14 Feb 2017
The European Bank for Reconstruction and Development: Our Story
This article was initially published by the Union Internationale des Avocats (UIA) for the 23rd World Forum of Mediation Centres.
Authors: Julie Southcombe (Head of Employee Relations and Mediator at EBRD) and Andrew Fiddy (Organisational Consultant and Mediator at CEDR)
About the EBRD
The European Bank for Reconstruction and Development (EBRD) was originally set up in the beginning of the 1990s to foster economic transition and change, and is committed to furthering progress towards ‘market-oriented economies and the promotion of private and entrepreneurial initiative’. Its original focus was in the countries of central and eastern Europe but its operations now extend to Central Asia, the Western Balkans, Turkey and the southern and eastern Mediterranean. The EBRD is currently active in 36 countries with shareholders from 65 countries from five continents plus the European Union and the European Investment Bank. Poland was one of EBRD’s founder members: the country joined in March 1991 when the Bank formally began its operations and to date has partnered with the EBRD in over 375 projects.
We have a network of offices within these 36 countries supported by approximately 2,000 staff. Due to its geographical coverage and multicultural staff base, the EBRD, as in any organisation faces unique challenges in creating efficient internal management systems and a consistent organisational culture.
1. Our Story: Implementing mediation in the Bank
Our business case for mediation
- People Strategy: We take our people strategies seriously within the Bank because we recognise that people are our most critical business investment. With this in mind, in 2008/9 we wanted to explore how to enhance our organisational culture, employee engagement, and performance. So who better to ask than our people?
- People Survey: The Bank-wide survey yielded various interesting results. The survey indicated that a challenge for many was having difficult or courageous conversations with fellow colleagues or their managers. To many of you who may have worked in large matrixed organisations, this result may not seem particularly surprising. But in 2007 we were a little surprised and wondered if this was common, so we spoke to CEDR.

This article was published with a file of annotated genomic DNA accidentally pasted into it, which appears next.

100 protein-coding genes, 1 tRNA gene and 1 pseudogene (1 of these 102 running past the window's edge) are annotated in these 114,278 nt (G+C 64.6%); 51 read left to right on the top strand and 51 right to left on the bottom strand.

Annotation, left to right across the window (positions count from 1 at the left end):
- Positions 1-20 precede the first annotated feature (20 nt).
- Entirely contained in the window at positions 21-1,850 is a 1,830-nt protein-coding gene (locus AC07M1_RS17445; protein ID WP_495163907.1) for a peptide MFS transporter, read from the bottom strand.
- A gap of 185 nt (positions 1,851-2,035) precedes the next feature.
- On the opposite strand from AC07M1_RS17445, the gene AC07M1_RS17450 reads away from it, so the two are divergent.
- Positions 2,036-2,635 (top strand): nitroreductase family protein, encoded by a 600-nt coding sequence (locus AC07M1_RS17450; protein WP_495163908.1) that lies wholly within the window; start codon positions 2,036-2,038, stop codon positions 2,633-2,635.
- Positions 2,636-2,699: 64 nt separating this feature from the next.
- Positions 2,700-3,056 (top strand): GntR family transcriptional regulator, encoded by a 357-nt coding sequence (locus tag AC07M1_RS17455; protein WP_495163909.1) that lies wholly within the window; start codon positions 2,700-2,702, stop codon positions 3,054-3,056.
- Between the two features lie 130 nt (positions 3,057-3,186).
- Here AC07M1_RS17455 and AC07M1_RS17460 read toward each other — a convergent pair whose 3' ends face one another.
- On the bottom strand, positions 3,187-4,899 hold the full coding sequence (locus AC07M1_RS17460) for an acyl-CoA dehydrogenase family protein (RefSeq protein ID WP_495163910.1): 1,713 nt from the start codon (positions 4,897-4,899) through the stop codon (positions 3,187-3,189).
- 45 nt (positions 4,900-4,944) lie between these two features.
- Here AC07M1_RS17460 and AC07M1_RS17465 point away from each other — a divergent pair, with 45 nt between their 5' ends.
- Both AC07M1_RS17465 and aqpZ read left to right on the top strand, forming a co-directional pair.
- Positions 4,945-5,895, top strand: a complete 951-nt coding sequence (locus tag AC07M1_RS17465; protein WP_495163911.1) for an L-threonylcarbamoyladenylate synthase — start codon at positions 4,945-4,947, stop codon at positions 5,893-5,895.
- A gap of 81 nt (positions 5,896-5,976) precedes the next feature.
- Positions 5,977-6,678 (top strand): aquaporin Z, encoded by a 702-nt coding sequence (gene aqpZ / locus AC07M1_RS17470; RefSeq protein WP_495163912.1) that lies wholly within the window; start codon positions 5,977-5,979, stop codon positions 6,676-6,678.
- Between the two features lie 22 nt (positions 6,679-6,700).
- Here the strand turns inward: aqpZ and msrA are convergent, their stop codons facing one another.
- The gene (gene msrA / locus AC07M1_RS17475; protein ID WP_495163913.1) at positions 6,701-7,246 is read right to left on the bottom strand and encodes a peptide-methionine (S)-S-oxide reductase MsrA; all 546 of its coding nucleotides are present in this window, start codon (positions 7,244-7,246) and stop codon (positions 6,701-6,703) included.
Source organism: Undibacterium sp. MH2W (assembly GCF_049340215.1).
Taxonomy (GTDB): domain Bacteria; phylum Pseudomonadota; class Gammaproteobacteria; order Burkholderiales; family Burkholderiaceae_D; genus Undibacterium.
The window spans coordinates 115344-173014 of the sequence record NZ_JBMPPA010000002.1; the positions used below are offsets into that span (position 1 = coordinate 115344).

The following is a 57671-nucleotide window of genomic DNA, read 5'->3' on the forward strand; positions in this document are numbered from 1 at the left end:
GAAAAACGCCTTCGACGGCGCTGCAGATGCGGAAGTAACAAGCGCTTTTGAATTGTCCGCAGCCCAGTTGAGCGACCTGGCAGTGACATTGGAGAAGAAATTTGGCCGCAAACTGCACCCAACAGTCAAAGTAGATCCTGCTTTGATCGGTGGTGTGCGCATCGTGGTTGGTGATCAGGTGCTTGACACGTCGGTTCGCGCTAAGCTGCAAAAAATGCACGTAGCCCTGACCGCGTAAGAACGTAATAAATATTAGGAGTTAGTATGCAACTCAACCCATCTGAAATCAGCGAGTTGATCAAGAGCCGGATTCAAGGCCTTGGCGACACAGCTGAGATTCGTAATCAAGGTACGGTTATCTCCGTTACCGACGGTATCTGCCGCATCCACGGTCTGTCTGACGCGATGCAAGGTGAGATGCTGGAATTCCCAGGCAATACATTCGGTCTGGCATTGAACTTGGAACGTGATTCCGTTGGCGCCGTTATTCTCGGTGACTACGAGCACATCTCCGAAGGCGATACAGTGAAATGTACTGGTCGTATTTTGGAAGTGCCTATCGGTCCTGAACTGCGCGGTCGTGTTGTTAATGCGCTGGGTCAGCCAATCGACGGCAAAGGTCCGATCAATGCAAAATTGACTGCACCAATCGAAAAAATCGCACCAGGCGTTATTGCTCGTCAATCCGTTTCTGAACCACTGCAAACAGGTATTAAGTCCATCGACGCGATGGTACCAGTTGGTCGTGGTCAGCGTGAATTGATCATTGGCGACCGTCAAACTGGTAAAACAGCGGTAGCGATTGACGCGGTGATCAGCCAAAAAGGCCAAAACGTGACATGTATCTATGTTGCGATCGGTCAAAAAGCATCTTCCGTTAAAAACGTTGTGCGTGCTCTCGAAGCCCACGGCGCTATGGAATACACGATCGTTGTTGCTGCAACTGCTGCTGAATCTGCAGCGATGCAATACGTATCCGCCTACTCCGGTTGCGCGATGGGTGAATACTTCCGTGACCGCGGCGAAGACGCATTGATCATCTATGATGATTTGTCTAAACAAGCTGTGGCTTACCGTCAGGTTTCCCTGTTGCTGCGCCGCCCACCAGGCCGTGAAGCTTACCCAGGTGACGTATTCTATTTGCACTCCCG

- Wider impact: CEDR assured us that it was perfectly normal and that many organisations were increasingly facing challenges in managing organisational-based conflict.
- Training needs analysis: In order to understand what the issues were beneath the initial survey, we selected (with CEDR) a number of individuals from across the Bank to participate in a focus group and series of interviews. These participants held various positions including Heads of Department, Corporate Directors and Counsel, but importantly they were from across departments and countries. The needs analysis revealed various things:
- Firstly, courageous conversations were very important but very hard to do in practice.
- Secondly, having courageous conversations was widely expected of ‘people’ managers, however few, if any, had ever had any training on how to have them.
- Thirdly, because these conversations were hard to do and training was not in place at the time, many managers resorted to their natural styles, which tended to be quite competitive, avoided having them altogether or in some cases providing more positive feedback to avoid creating tensions by giving the more realistic feedback required.
- Fourthly, the effects of not having, or poorly conducting, courageous conversations were varied but it was agreed that it negatively impacted on individual, team and business well-being, as well as performance.
- Business case: Due to these results, we asked ourselves “how can we begin to quantify the cost of conflict in our organisation?”, in order to fully understand the scale of the intervention required. Assuming that at some point the conflict would escalate, we began quantifying how much a typical employment dispute cost us. CEDR’s research revealed that a typical employment dispute costs £277,000 (€327,000) in management time and legal fees, which is a lot of money .